Read two petitions from the Tobacco and Arrack Farmers representing the great loss they daily sustain by the very high value or exchange there is at present in the Buzar of pice into silver rupees, desiring such relief as the Board may think proper. These petitions are ordered to be entered after this consultation.

On consideration of these petitions, we have to observe that the exigencies of Government during the late war have at times obliged us to coin copper pice, which after the conclusion of peace and the restoration of our several acquisitions, have returned to Bombay. By a reference to an account (laid before us by the President) of the copper pice coined of this place within the last ten years, it appears it has amounted to Surat Maunds 6067..35 seer..15 Pice and may be valued at Rupees 199,570..-..33, a sum more than double what is required for the currency of this Island, Salsette and Caranja; and as we are desirous to remedy the evil complained of, which is now become a burthen insupportable to the laborious and poorer class of the inhabitants, from the great loss they suffer when obliged to change pice into silver rupees, It is resolved to adopt the following manners which appear but calculated to remove the grievance and [mend it] with the smallest possible loss to the Company Viz:

That the assistant to the treasurer be directed to purchase as many pice as will as will amount to two thousand maunds (being a third of the quantity now in circulation) at the present market price, which it is proposed shall be defaced and sold as lump copper.

Bombay Public Consultations, IOR P/342/5, 1786. 25th January 1786. p. 61

Read a letter from sundry merchants of this place respecting the present mode of buying And selling Venetians as lately attempted to be introduced by the shroffs. On consideration of this letter and the proposal of the merchants appearing equitable & fair, a publication must be issued signifying that all shroffs, in buying and selling Venetians, are to weigh them by fifteen new Bombay rupees or a brass weight equal to fifteen tolas, which answer to fifty Venetians full weight and so in proportion for a greater or smaller number. They are accordingly directed from and after the 10th of next month to provide themselves with those weights to be stamped by the Mint Master and any shroffs acting in disobedience to this order, shall on conviction before a Magistrate be fined for the first offence, 50 Rs and for the second 100 RS.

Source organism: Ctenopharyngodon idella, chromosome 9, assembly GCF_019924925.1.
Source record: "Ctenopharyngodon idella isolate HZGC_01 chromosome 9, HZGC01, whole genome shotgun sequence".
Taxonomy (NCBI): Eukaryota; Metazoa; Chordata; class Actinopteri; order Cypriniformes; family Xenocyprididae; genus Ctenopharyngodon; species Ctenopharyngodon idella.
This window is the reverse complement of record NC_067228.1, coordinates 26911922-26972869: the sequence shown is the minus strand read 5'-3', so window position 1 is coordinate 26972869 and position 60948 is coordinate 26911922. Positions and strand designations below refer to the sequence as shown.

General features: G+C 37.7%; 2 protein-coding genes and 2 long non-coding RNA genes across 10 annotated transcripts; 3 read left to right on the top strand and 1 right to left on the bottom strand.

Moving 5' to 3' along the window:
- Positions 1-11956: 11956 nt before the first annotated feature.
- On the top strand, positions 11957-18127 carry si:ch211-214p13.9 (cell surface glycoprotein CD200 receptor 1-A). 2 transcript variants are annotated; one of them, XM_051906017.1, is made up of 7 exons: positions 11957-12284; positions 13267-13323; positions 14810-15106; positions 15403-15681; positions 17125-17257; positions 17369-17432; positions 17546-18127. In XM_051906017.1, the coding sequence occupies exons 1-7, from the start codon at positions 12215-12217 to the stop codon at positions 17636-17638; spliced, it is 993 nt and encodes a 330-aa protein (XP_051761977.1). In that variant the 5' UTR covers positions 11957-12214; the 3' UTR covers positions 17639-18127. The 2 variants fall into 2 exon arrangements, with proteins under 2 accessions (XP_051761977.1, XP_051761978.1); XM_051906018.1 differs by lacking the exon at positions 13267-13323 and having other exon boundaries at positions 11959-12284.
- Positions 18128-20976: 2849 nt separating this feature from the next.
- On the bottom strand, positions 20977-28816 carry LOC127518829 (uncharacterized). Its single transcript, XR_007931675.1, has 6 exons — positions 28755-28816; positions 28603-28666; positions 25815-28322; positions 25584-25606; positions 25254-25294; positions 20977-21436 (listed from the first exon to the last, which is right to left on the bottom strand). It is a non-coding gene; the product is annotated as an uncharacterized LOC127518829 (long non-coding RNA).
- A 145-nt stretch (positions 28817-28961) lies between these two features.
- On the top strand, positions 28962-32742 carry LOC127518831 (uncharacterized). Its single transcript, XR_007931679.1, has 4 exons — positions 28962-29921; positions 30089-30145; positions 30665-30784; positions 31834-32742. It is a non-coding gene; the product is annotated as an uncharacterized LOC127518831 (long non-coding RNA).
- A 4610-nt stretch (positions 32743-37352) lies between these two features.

This resolution to be communicated to the Mint Master with directions to comply therewith so far as concerns himself.

Bombay Public Consultations, IOR P/342/5, 1786. 7th July 1786. p. 594

Taking into consideration the very great scarcity of silver on the Island and the evil which arises from the exportation of all the silver brought to this place, particularly to Poonah, where a mint is kept I which they coin a debased rupee, whereby it becomes an object to private persons to carry off our Bombay rupees to recoin; moreover, as this is the season when ships arrive with treasure from the [Gulph], it is resolved in order to put a stopto the above inconvenience as far as possible, that the resolutions of this Government of the 17th August 1770 be revived and that all bullion, silver, or silver coins exported from hence (except to Surat) be charged with a duty of 3 per cent, which must be made known by publication and the Bombay and Mahim Customs Masters must be directed to pay the strictest attention thereto.

Bombay Public Consultations, IOR P/342/6, 1786.

Nothing found

Bombay Public Consultations, IOR P/342/8, 1787.

Nothing found

Bombay Public Consultations, IOR P/342/9, 1788.

Nothing found

Bombay Public Consultations, IOR P/342/10, 1788.

Nothing found

Bombay Public Consultations, 2nd December 1788. India Office Collections

Bombay Public Consultations, IOR P/342/11, 1789. 2nd October 1789. p. 648

Letter from the Clerk of Works (J Stewart) to Government, dated 26th September 1789

I have examined the different roofs belonging to the Mint House which are much decayed and agreeable to your directions have drawn out an estimate of the expense which will be incurred by making them new. The estimate if for Bations which, although attended with a greater present expense than Boondy Bundles, yet are in the end much less expensive for they last a number of years longer and save the great charge for repairs which roofs covered with Boondy Bundles constantly require. I have made an allowance for the old materials. I suppose about a third of the rafters may be used again and all the tiles, making a deduction of one fifth for breakage.


As the necessity of repairing the mint is evinced by the representation before us, ordered that it be carried into execution. Care be enjoined that the estimate be not exceeded.

Bombay Public Consultations, IOR P/342/11, 1789. 4th December 1789. p. 838